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Enter TROILUS.

Tro. Hector is slain.
All.

Hector ? — The gods forbid !
Tro. He's dead; and at the murderer's horse's tail,
In beastly sort, dragged through the shameful field.-
Frown on, you heavens; effect your rage with speed !
Sit, gods, upon your thrones, and smile at Troy!
I

say, at once let your brief plagues be mercy, And linger not our sure destructions on!

Æne. My lord, you do discomfort all the host.

Tro. You understand me not, that tell me so ;
I do not speak of flight, of fear, of death;
But dare all imminence, that gods and men
Address their dangers in. Hector is gone !
Who shall tell Priam so, or Hecuba ?
Let him, that will a screech-owl aye be called,
Go into Troy, and say there -Hector's dead.
There is a word will Priam turn to stone;
Make wells and Niobes of the maids and wives,
Cold statues of the youth; and, in a word,
Scare Troy out of itself. But, march, away:
Hector is dead; there is no more to say.
Stay yet.—You vile, abominable tents,
Thus proudly pight upon our Phrygian plains,
Let Titan rise as early as he dare,
I'll through and through you ! — And thou, great-sized

coward !
No space of earth shall sunder our two hates;
I'll haunt thee like a wicked conscience still,
That mouldeth goblins swift as frenzy thoughts.-
Strike a free march to Troy!- with comfort go:
Hope of revenge shall hide our inward woe.

[Exeunt Æneas and Trojans. A: TROILUS is going out, enter, from the other side, PAN

DARUS. Pan. But hear you, hear you!

Tro. Hence, broker lackey! ignomy and shame Pursue thy life, and live aye with thy name !

[Exit TROILUS. Pan. A goodly med'cine for my aching bones !-O world! world! world! thus is the poor agent despised ! O traitors and bawds, how earnestly are you set a' work, and how ill requited! Why should our endeavor be so loved, and the

VOL. III. – 27

performance so loathed? what verse for it? what instance for it? - Let me see:

Full merrily the humble-bee doth sing,
Till he hath lost his honey and his sting ;
And being once subdued in armed tail,

Sweet honey and sweet notes together fail.-
Good traders in the flesh, set this in your painted cloths.

As many as be here of Pandar's hall, Your eyes, half out, weep out at Pandar's fall. Or, if you cannot weep, yet give some groans, Though not for me, yet for your aching bones. Brethren, and sisters, of the hold-door trade, Some two months hence my will shall here be made; It should be now, but that my fear is this,Some galled goose of Winchester would hiss; Till then I'll sweat, and seek about for eases, And, at that time, bequeath you my diseases. [Exit.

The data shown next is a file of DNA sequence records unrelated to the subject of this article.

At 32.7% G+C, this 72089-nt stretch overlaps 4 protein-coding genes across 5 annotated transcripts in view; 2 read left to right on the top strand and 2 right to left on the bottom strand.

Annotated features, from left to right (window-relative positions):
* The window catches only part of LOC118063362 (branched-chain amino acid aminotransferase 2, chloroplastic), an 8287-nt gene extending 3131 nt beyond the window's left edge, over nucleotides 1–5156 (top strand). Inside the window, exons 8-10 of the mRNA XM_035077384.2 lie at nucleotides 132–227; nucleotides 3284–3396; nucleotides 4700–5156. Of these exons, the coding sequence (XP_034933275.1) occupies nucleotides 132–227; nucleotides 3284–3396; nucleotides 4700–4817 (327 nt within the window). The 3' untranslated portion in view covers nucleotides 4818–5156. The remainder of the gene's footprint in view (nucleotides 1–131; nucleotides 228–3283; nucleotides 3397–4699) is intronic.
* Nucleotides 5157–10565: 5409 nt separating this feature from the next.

TIMON OF ATHENS.

PERSONS REPRESENTED.

Timon, a noble Athenian.
LUCIUS,
LUCULLUS, Lords, and Flatterers of Timon.
SEMPRONIUS,
VENTIDIUS, one of Timon's false Friends.
APEMANTUS, a churlish Philosopher.
ALCIBIADES, an Athenian General.
FLAVIUS, Steward to Timon.
FLAMINIUS,
LUCILIUS, Timon's Servants.
SERVILIUS,
CAPHIS,
PHILOTUS,
TITUS,

Servants to Timon's Creditors.
LUCIUS,
HORTENSIUS,
Two Servants of Varro, and the Servant of Isidore, two of

Timon's Creditors.
CUPID and Maskers. Three Strangers.
Poet, Painter, Jeweller, and Merchant.
An old Athenian. A Page. A Fool.

[blocks in formation]

Other Lords, Senators, Officers, Soldiers, Thieves, and

Attendants.

SCENE. Athens, and the Woods adjoining.

(420)

TIMON OF ATHENS.

ACT I.

SCENE I. Athens. A Hall in Timon's House.

Enter Poet, Painter, Jeweller, Merchant, and others, at

several doors. Poet. Good day, sir. Pain.

I am glad you are well. Poet. I have not seen you long; how goes the world? Pain. It wears, sir, as it grows. Poet.

Ay, that's well known.
But what particular rarity ? what strange,
Which manifold record not matches? See,
Magic of bounty! all these spirits thy power
Hath conjured to attend. I know the merchant.

Pain. I know them both; t'other's a jeweller.
Mer. 0, 'tis a worthy lord !
Jew.

Nay, that's most fixed. Mer. A most incomparable man; breathed, as it were, To an untirable and continuate goodness.

He passes.

Jew. I have a jewel here.
Mer. O, pray, let's see't; for the lord Timon, sir ?
Jew. If he will touch the estimate. But for that-

Poet. When we for recompense have praised the vile,
It stains the glory in that happy verse
Which aptly sings the good.
Mer.

'Tis a good form.

[Looking at the jewel. Jew. And rich; here is a water, look you.

Pain. You are rapt, sir, in some work, some dedication To the great lord.

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